“Stieg Larsson has transformed Stockholm for many of us,” says Elisabeth Daude, my guide on the Millennium walking tour, an intimate look at Stockholm’s Södermalm district as seen through the eyes of one of Sweden’s biggest cultural sensations of all time. Larsson’s Millennium trilogy —The Girl with the Dragon Tattoo and its sequels — has taken the world by storm in a way unprecedented in Swedish publishing history. You might call him the ABBA of Swedish literature, although his dark tales of murder, abuse, and revenge have little in common with the sunny songs of his musical compatriots.
Since the publication of first book of the trilogy, Stockholm has been catapulted to the top of readers’ travel wish lists. Tourists now flock to the Swedish capital from all over the world to walk in the footsteps of Larsson and his main characters, investigative journalist Mikael Blomkvist and hacker/social misfit Lisbeth Salander.
Run by the Stockholm City Museum, the Millennium tour is offered in Swedish and English; although I speak Swedish and read the books in the original language, I’ve joined an English tour to experience the Larsson phenomenon through international eyes. Along with a few other local and expat Swedes, my group of 30 includes travelers from Spain, Germany, Israel, and the United States. One American woman seems to have the books almost memorized; she hangs on to Daude’s every word and is the first to respond to any question.
The walking tour is an excursion into a historically working class part of Stockholm that’s now a trendy neighborhood with countless bars, restaurants, and nightspots. We begin at Bellmansgatan 1, site of the penthouse apartment where Mikael Blomkvist lives. From there, Daude’s route takes us through both slightly seedy and vibrant parts of Södermalm (usually known simply as Söder) as she shares her seemingly inexhaustible store of information about Larsson and his novels. On this warm July evening the streets, squares, and outdoor bars are bustling with people enjoying the Swedish summer’s lingering daylight.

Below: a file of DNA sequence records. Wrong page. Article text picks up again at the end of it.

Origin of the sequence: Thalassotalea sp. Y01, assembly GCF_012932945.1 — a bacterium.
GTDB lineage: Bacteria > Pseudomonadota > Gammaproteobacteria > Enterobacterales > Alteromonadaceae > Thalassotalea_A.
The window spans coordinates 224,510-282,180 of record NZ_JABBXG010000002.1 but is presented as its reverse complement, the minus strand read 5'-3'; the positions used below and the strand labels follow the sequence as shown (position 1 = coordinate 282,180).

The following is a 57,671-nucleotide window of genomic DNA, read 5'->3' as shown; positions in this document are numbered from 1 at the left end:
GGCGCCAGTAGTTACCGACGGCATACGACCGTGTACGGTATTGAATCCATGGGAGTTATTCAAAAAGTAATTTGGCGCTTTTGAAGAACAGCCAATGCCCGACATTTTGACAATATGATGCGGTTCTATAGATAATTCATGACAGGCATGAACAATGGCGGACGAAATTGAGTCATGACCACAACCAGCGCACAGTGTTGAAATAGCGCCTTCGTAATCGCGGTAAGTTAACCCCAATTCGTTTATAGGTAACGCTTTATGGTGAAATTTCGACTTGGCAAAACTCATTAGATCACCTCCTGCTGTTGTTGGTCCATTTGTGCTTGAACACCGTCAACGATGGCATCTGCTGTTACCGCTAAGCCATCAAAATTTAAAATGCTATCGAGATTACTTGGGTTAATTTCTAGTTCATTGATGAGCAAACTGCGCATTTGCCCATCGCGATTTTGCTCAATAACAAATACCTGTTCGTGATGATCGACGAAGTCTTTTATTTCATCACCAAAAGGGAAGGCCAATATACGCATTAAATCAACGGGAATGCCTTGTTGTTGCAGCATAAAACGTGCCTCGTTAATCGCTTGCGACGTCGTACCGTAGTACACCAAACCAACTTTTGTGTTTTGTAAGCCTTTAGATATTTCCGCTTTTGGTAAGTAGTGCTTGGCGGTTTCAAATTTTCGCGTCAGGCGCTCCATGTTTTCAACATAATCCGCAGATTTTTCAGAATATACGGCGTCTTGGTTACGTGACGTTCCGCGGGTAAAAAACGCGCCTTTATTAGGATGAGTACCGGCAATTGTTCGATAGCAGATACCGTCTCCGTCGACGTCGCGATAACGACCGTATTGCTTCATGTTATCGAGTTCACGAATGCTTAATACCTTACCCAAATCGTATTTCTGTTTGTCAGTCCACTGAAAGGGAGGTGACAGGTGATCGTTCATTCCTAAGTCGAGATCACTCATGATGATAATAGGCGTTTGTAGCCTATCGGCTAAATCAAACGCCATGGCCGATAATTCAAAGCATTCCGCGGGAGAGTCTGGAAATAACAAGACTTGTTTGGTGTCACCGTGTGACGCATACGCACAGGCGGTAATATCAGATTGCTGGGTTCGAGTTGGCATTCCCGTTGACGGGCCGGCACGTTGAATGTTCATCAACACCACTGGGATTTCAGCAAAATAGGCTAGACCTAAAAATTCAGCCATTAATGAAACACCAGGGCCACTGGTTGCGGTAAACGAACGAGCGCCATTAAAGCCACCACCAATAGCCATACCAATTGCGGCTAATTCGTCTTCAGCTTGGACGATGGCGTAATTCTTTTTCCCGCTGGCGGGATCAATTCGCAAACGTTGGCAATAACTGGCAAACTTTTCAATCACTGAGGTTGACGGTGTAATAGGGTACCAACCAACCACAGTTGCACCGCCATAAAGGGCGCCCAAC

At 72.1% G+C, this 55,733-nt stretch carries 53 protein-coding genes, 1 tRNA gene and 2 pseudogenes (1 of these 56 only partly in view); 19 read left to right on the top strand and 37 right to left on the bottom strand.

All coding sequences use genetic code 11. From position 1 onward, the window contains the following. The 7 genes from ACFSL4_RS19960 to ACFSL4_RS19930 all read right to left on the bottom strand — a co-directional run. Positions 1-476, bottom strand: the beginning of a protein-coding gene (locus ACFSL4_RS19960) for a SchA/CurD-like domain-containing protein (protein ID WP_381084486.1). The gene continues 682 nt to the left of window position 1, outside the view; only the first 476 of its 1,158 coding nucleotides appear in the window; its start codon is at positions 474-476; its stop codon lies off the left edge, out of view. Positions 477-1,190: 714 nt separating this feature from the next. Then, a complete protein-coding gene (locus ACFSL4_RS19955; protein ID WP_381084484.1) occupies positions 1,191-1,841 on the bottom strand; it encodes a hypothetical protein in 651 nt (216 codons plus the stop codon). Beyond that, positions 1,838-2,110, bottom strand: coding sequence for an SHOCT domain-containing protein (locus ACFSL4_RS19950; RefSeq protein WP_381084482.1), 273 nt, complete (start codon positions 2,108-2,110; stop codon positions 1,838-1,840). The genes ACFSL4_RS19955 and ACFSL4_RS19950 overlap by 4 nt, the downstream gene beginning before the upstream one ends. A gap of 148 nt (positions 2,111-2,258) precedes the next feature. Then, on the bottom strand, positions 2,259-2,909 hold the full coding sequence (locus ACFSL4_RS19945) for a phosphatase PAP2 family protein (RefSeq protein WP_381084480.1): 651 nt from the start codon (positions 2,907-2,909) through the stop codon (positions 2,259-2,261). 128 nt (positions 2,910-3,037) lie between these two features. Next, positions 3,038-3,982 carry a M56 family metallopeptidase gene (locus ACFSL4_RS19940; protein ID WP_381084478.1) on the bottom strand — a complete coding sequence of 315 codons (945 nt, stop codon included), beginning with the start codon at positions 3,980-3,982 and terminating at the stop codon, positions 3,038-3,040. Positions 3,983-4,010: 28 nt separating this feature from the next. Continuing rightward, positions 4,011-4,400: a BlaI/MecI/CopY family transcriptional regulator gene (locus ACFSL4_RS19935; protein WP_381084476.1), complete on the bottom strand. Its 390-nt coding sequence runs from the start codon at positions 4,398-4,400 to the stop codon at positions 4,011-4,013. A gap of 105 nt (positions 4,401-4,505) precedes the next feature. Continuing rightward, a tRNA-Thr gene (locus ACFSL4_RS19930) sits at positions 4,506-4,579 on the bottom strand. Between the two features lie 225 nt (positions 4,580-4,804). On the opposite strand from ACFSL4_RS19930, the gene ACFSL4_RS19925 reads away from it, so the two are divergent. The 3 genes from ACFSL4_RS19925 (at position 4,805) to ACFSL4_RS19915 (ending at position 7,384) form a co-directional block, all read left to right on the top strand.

At Bysistorget, a small square off busy Hornsgatan, we stop in front of Mellqvist Kaffebar, the café frequented by Mikael Blomkvist — and by Stieg Larsson himself, who used to sit on a barstool typing away on his laptop. Across the street is the ATM where Lisbeth withdraws her inheritance from her mother. Daude also points out the editorial offices of Blomkvist’s Millennium magazine, a fictionalized version of Expo, the publication Larsson co-founded. In the same block lies the 7-Eleven where Lisbeth shops for groceries after buying her penthouse apartment. The two-hour tour ends outside Lisbeth’s building itself, majestically situated off Mosebacke Square overlooking the waters of Saltsjön.